Q&A with author Sophia Al-Maria

NU-Q: You’re best known for your impressions of “Gulf Futurism”—a term you coined. What do you think Qatar’s future journalists and storytellers need to look out for when they’re telling Qatar’s stories? 

Sophia Al-Maria: Take the time to observe. Use your intuition. Keep your standards high. You need to be particularly careful not to fall into the trap of manufacturing empty content for the Web. So that means: Dig deeper than the surface of obvious stories; get to know the situation you are covering or writing about. That’s especially true if it’s fiction because if you don’t know what you’re writing about it will really show.

NU-Q: The New York Times referred to your multiculturalism as one of the “conflicts” that shapes your memoir The Girl Who Fell to Earth. How do you see the Qataris and Arabs who have grown up around the world and are now graduating from an American university in Qatar? Are they held back by lack of a singular identity or do they have the advantage of multiple perspectives? 

Sophia Al-Maria: Humans are polymorphous; we go through a flood of emotions a day and many different versions of ourselves over the course of a lifetime. So I believe the concept of singular identity is a false one. To create some kind of unified “people” by virtue of nationality, language, religion or race is an increasingly outdated (and dangerous) way of looking at a human experience that defies that kind of definition. I think young people in the Gulf in particular are at the center of this question of being some of the most traveled and educated and culturally eclectic people in the world and yet are expected to live in an increasingly mono-cultural environment. There is no word for us yet really, but we’re legion.

NU-Q: What, in your view, are the biggest Western misconceptions around the Gulf and what do you see Gulf-born journalists with Western training doing to reverse these misconceptions?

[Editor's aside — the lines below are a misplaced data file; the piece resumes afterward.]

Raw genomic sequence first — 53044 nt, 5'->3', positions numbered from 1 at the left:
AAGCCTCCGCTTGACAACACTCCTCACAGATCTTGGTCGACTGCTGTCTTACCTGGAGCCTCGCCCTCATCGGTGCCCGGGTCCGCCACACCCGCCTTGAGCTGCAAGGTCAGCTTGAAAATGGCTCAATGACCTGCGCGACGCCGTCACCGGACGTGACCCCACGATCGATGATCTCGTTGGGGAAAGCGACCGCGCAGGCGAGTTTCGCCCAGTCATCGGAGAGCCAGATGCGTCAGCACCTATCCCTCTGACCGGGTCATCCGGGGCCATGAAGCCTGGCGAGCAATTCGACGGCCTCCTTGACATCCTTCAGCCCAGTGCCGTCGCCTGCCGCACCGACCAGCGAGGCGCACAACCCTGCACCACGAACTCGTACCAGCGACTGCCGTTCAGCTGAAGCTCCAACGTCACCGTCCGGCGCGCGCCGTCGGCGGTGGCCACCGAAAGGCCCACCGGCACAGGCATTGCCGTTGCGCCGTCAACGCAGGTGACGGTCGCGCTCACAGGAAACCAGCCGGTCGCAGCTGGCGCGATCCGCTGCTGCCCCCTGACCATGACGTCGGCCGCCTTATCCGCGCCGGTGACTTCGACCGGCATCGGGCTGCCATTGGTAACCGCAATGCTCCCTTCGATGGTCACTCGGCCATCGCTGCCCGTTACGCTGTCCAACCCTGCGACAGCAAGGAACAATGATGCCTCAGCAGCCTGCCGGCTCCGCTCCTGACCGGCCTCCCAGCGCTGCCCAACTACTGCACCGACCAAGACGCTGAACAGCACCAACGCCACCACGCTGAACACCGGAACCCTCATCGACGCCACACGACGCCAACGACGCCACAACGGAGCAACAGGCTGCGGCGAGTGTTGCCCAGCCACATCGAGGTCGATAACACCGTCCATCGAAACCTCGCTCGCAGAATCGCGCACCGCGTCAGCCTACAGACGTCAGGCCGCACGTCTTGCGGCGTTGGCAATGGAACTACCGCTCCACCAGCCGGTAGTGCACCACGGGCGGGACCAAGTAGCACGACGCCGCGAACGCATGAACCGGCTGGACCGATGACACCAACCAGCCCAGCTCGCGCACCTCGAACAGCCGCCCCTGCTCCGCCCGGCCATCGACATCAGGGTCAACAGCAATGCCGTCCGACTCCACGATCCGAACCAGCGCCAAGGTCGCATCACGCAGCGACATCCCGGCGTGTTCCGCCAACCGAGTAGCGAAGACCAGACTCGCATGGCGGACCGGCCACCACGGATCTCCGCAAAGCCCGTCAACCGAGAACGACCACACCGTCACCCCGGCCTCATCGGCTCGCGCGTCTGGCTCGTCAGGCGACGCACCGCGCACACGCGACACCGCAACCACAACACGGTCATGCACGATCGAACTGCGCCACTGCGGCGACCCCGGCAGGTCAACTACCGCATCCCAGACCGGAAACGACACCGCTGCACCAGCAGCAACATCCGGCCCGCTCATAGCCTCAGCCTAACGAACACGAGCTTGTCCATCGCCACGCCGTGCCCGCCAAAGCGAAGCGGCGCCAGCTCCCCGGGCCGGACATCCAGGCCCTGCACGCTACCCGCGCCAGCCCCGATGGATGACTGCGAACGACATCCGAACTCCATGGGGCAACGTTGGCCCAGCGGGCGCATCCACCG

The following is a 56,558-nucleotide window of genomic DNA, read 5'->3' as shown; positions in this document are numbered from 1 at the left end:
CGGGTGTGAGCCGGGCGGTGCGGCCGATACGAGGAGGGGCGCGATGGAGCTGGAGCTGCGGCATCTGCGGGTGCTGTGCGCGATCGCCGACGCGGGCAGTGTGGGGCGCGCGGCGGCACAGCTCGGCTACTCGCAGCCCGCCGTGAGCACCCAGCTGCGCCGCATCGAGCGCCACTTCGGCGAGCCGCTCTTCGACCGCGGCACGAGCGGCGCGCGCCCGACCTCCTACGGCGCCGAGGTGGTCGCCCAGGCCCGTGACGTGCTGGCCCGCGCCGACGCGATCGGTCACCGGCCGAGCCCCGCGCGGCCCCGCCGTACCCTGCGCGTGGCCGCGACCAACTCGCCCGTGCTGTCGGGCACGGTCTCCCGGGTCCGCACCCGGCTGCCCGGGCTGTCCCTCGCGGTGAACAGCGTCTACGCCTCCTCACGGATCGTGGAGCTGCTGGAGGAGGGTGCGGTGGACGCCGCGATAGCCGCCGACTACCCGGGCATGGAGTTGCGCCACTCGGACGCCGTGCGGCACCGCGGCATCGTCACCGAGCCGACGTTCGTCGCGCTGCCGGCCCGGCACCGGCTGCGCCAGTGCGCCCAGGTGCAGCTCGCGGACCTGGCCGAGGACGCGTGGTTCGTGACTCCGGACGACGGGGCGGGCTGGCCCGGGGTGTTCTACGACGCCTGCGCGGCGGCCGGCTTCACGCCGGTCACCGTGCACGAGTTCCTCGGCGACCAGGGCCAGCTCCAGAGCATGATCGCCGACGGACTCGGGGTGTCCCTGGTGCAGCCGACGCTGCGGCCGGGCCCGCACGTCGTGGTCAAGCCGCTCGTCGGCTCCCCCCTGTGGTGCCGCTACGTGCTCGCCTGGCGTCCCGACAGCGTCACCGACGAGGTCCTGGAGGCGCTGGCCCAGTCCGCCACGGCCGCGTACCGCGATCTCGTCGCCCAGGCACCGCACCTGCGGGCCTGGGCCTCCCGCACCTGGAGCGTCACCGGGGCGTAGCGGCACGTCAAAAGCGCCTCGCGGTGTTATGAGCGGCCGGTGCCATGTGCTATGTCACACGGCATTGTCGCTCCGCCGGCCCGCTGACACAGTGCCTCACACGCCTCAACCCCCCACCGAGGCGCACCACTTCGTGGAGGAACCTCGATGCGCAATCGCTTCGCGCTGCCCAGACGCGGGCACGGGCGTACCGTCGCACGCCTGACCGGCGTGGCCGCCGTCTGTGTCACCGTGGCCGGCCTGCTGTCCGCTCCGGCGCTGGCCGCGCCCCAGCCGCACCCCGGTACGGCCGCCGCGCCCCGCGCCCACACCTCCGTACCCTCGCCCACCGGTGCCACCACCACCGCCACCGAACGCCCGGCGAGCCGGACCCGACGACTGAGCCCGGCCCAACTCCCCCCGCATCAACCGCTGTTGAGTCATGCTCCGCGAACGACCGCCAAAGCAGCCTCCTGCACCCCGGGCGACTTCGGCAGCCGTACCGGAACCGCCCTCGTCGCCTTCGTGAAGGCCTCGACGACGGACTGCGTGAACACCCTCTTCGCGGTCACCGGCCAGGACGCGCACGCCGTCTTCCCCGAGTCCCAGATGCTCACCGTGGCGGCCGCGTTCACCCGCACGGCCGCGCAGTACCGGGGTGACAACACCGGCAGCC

Sophia Al-Maria: Western media is deeply affected by the region’s PR. By that I mean they come here to report events they are invited to report about. That leads to an easy “in” for Western journalists to poke at the facade and not take us seriously. So my greatest hope is that Gulf-born journalists will bring rigor and intelligence to their task of observing the truth about this place and that they do it for the benefit of people here and not just for the show.

NU-Q: What is your charge to graduates who are equipped to grow the creative field in Qatar?  

Sophia Al-Maria: As graduates of NU-Q you will be big fish in a small pond in Qatar. You can probably do just about anything you want if you cultivate the connections and the skills. But most of all I encourage you to go outside of the mainstream for your inspiration. Dig deep into the Internet. Educate yourselves about the field. Above all, question why you want to make or do what you want to do.  If it’s for money, don’t bother. But if you want to make films because when you watch your favorite scene the hair stands up on the back of your neck, or you want to be an artist because the feeling of touching paint to your canvas gives you strength – then it’s important you take those urges seriously.